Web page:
You know fanfiction. You’ve heard it in whispers from the grimier corners of the internet and you’ve heard that it’s poorly written, explicit sludge hatched together by greasy nerds and manic fangirls frothing at the mouth.
I humbly beg to differ.
Fanfiction is often shot down as being the uninspired work of slimy fangirls, but can we talk about the amazing fact that it even exists? No one is paid or asked to write it, it’s just created for the love of it as a tribute to the impact the original work had on its audience. Someone somewhere watches or reads something and it sticks in their brain and stirs into their imagination, switching on a light that was not there before and setting the creative process in motion.
It’s the ultimate compliment to the creator—one day, hopefully, I shall be published, and I’ll lie awake at night wondering of somewhere in the world my characters and story are rolling around in a reader’s mind, soon to come out again in a piece of creative expression.
There is much debate about it, but I think fanfic is great; it’s an opportunity to practice writing and express adoration for a series, and with characters and setting already in place, hone in on the skills required to create convincing characterisation and compelling plots.
Of course, the concept of fanfic can keep people up in the dead of night for other reasons. Naturally, if a set of characters and fictional universe have taken root in someone’s mind and are borrowed into a tribute work of their own, there comes a point where they realise: hey, this is a whole new universe I’m adopting these things I love so much into, a world of my own, where I am in control…
I CAN DO ANYTHING!
Fanfic exists so that imaginations ignited by the canon (official work) can explore the whatifs the creators left in their wake, speculations can be fleshed out into whole stories of their own and characters can be taken on new adventures into different times, different opportunities, different universes… and occasionally (cough) each other’s pants.
This is what people often associate fanfic with: the romance genre pocket of it (which, admittedly, is a bit more than a pocket). Those aforementioned frothing fangirls are at it, creating a myriad of scenarios to pair up characters regardless of gender, age, species, sexual preference, hero or villain status, relations and whether or not they have ever met. Anything goes because the newly inspired fan/author is now in control of a world of their own with their borrowed characters in place. It’s a godly power… and, typically of human beings, it is used primarily to make people get it on.
Not that there’s anything wrong with that. Many connoisseurs would argue that some pairing-based fanfic is better written than some things on the shelves of your local romance section. And some of it becomes the gaudy novels in your local romance section, to the delighted and pink-cheeked “ooh!”s from middle-aged ladies and a collective groan from the internet.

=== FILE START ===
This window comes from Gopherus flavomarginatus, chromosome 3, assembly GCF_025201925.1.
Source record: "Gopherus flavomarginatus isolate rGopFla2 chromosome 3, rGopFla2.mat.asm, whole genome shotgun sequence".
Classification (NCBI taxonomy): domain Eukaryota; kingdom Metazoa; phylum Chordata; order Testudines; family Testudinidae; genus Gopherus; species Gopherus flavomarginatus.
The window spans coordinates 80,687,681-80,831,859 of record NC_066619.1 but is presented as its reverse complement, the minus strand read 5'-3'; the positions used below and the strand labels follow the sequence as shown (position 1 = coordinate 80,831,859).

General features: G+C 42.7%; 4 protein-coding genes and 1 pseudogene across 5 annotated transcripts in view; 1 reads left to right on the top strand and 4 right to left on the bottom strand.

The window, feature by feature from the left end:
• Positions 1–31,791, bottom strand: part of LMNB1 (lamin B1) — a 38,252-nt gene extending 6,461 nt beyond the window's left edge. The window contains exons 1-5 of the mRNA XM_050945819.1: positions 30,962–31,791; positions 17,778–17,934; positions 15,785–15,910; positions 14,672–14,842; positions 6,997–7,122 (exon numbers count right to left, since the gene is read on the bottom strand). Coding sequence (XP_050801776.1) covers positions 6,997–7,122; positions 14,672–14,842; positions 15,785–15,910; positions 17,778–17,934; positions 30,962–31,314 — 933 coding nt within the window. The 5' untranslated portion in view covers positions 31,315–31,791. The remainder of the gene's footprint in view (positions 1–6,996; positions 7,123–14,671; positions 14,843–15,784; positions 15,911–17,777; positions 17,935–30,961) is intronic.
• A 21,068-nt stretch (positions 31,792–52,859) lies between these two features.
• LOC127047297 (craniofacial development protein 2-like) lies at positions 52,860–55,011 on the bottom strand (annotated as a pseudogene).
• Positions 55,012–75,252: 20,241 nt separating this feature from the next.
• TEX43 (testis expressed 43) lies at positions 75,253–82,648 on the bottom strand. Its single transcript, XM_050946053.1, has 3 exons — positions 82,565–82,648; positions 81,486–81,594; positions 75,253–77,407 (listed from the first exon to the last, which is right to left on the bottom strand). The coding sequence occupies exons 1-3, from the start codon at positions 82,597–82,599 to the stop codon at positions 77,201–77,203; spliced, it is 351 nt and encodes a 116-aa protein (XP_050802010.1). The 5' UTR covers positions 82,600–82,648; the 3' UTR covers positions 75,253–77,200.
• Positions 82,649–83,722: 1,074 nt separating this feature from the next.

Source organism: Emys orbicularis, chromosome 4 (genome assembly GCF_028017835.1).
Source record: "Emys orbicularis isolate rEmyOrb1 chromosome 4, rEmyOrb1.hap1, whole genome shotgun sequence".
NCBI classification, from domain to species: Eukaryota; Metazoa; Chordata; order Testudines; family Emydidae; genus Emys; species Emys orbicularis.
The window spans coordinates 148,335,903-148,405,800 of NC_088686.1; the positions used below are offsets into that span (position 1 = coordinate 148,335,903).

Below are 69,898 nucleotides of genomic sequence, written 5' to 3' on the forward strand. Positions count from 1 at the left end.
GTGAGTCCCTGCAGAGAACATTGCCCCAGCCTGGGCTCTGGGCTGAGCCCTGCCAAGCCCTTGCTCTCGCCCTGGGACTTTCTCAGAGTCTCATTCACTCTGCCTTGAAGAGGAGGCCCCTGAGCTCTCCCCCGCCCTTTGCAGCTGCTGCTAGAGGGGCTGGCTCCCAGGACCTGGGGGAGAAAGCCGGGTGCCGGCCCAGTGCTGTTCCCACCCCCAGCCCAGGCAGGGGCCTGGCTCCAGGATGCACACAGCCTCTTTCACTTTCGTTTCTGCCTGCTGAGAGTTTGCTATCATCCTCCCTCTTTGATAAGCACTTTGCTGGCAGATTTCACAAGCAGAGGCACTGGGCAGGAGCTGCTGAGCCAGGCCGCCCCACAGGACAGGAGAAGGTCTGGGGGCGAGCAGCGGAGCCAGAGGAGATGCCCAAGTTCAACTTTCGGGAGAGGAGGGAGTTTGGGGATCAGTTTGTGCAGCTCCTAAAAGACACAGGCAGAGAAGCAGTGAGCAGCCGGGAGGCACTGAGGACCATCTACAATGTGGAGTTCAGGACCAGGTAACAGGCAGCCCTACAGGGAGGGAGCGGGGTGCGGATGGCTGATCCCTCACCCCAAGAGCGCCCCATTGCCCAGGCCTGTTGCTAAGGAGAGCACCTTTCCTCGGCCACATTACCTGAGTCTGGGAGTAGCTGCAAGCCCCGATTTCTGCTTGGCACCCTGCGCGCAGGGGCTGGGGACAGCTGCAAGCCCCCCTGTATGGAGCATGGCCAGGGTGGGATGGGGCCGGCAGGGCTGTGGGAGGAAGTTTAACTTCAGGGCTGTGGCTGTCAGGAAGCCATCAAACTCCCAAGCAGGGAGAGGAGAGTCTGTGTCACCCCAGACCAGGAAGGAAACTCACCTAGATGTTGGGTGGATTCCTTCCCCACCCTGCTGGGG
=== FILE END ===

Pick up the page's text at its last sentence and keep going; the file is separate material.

Yes, you know the horror of which I speak, and if you don’t, first of all I’d like to say congratulations for finding a quiet piece of utopia in society which I am now going to shatter for you. Fifty Shades of Grey is an erotica novel series by British writer E.L. James, about a waifish, wide-eyed and innocent heroine and her dark and deep romance with an intoxicatingly attractive and fabulously wealthy businessman. Their relationship is explored and developed over the course of the books as they have frequent, graphic and terribly written BDSM sex.
Now, if you have read and enjoyed the book, I apologise. Far be it from me, eloquent as I dare to be, to tell people not to read things that they like (especially things I myself have not read). Clearly the series is doing something right, as it’s overtaken Harry Potter as the fastest selling paperback in recent history. You can’t walk into a bookstore without being bombarded by a looming wall of silver and grey, the books engulfing you with their catchy name and pretty cover art. And they got there with little help from anyone in the paperback publishing world, self-published and publicised virtually only by word of mouth and social media. Truly an invention of the modern age.
This begs the question… this piece had a huge following when it was online, and so it was instantly recognised when it hit shelves—but it makes you think, how many other novels are fanfics in disguise, with their character and place names changed to avoid copyright infringement? They could be everywhere and we wouldn’t know.
I have not delved too deeply into the world of romance novels myself, be it original or fanmade, but I can safely tell you that the snippets I’ve read of Fifty Shades have left an expression on my face I’d usually associate with discovering a cockroach, in my shower, openly perving on me with his antennae waggling, and wearing a bright orange top hat. I am not going to quote it here, for my own cleanliness and sanity if nothing else, but let me leave you with the assurance that some of it is disturbingly ridiculous.
What is interesting here is not the horrible writing and wide and inappropriate use of a thesaurus on E.L. James’ part, but the fact that the series has blurred the lines between two mediums. It is, technically, officially published fanfiction, which is meant to be against the law. Otherwise, a lot more people would do it, and some of the talented writers in the fandom community would be significantly richer. But that was always meant to be the divide—fanfic stays on the internet with the fellow fans and peers, and the money is left to the creator who made the story universe up in the first place. Now that the Fifty Shades series is so popular and is carrying its origins around with it on its parade through the world of bestselling literature (sob), what does this mean for that holy divide? It will be very interesting to see.